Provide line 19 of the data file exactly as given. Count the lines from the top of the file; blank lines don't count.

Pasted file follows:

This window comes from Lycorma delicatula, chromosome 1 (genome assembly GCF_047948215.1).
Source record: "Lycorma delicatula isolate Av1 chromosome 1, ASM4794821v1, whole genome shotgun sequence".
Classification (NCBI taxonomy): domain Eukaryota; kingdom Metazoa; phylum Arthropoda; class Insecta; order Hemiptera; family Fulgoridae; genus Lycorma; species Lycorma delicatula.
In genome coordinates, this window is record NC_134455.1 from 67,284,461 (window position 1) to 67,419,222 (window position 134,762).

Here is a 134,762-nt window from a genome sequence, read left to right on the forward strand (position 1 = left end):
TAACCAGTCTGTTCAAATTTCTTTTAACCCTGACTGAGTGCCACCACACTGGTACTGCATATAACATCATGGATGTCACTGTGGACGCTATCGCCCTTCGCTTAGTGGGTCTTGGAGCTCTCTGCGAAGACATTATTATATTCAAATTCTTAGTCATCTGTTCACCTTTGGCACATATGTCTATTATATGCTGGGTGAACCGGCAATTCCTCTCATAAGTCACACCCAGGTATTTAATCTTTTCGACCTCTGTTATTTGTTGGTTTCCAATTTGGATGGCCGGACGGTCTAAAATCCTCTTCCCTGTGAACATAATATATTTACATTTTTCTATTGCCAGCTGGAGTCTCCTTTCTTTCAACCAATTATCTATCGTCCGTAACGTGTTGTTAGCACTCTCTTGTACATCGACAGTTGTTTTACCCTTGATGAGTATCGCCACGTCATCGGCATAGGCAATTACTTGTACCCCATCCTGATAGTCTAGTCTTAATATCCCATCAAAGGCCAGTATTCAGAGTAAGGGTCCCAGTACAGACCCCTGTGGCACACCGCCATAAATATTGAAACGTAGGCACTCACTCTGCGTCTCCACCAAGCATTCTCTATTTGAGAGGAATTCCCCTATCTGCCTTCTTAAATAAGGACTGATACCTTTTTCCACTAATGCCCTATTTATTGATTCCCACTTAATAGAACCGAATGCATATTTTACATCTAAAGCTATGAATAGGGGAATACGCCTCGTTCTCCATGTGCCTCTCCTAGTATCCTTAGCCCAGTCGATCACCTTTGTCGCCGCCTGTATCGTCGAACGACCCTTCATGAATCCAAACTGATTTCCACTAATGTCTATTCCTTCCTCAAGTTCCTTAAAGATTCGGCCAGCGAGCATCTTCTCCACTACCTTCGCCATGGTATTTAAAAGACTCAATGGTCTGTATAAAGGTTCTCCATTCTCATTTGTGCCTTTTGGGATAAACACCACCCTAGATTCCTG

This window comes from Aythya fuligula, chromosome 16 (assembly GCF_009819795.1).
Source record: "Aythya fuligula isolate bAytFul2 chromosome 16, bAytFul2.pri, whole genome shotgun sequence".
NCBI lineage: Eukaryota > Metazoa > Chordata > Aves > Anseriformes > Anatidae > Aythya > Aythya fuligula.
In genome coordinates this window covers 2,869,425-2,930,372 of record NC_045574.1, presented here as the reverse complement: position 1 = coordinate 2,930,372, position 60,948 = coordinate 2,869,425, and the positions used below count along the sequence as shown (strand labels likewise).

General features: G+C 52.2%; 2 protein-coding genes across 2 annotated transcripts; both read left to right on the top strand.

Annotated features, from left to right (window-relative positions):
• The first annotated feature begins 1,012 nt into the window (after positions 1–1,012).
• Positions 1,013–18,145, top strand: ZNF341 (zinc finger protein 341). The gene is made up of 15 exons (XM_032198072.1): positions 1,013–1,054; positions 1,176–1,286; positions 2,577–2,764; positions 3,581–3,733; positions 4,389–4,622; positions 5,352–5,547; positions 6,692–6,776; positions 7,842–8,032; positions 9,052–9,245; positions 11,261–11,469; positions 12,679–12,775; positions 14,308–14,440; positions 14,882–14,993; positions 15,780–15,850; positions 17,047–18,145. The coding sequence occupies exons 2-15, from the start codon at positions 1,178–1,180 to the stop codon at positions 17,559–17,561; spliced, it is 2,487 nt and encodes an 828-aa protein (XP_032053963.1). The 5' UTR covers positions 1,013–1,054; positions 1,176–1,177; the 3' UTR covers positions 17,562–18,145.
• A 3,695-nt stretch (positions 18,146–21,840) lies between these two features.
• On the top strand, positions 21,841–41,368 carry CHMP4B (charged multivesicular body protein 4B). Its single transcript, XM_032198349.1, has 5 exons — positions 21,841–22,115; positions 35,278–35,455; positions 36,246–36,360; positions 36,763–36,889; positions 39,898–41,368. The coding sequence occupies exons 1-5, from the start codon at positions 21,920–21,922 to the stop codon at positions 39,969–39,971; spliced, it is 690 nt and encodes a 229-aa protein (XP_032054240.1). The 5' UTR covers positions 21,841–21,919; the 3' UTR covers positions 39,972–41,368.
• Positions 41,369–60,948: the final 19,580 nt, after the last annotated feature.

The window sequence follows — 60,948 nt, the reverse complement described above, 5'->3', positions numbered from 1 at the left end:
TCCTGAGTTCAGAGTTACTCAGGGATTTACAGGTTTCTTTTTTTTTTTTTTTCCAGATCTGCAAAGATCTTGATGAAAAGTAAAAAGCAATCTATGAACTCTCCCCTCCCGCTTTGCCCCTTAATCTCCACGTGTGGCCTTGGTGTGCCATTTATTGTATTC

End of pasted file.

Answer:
TCCTGAGTTCAGAGTTACTCAGGGATTTACAGGTTTCTTTTTTTTTTTTTTTCCAGATCTGCAAAGATCTTGATGAAAAGTAAAAAGCAATCTATGAACTCTCCCCTCCCGCTTTGCCCCTTAATCTCCACGTGTGGCCTTGGTGTGCCATTTATTGTATTC